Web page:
Seasonal production of lenticel tissues was compared between Norway spruce trees (Picea abies (L.) Karst.) from a mountain site (1200 m), where they are autochthonous, and seven allochthonous lowland sites (250–600 m).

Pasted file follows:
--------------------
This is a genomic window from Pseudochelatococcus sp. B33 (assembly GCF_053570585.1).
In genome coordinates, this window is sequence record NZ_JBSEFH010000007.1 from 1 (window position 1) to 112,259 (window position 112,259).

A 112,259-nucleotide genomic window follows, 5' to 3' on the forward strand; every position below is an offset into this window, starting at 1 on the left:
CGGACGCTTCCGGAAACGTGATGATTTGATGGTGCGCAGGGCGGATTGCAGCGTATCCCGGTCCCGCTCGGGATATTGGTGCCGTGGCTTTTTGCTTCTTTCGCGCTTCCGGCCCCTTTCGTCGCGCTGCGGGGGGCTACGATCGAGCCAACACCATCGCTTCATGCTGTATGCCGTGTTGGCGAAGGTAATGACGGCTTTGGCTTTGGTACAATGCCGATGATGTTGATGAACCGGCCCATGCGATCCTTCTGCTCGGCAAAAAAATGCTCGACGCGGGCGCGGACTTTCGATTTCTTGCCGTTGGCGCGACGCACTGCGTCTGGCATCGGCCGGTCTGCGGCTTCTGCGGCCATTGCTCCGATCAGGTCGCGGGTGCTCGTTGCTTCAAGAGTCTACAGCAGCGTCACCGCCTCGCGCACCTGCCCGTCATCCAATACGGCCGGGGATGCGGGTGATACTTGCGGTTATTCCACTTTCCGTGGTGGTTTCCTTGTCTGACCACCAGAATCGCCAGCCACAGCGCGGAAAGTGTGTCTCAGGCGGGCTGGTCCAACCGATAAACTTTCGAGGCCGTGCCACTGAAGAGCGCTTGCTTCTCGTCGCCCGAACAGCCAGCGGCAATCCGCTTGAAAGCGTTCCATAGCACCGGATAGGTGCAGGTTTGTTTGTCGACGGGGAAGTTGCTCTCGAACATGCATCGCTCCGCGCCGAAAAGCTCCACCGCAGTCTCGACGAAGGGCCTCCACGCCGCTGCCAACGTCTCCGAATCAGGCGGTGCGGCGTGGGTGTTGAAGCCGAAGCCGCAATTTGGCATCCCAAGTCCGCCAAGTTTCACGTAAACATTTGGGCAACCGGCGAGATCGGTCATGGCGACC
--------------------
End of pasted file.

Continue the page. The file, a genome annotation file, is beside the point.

The periodic changes of lenticel structure were grouped into four stages, based on the degree of their opening: phase 1 - winter dormancy; phase 2 - beginning of meristem activity in spring; phase 3 - production of non-suberised filling tissue in early summer, which causes the disruption of the closing layer formed in the previous growing season; and phase 4 - differentiation of a new closing layer in late summer. Structural changes in lenticels of P. abies may be interpreted as a long-term reaction to climatic conditions, balancing transpiration and respiration. During the most active period of wood production, lenticels were found in their most permeable phase, phase 3. The production of a new closing layer takes place when summer temperatures reach maximum values, and when demand for effective regulation of transpiration is high. During phase 4 transpiration is successfully controlled because differentiating cells of the new closing layer are already suberised, although not in their final rounded shape, and therefore have small intercellular spaces. High annual variability in stratification of lenticel tissues, such as the proportion between closing layer and filling tissue, wall thickening and size of intercellular spaces, also indicates possible long-term regulation mechanisms for transpiration.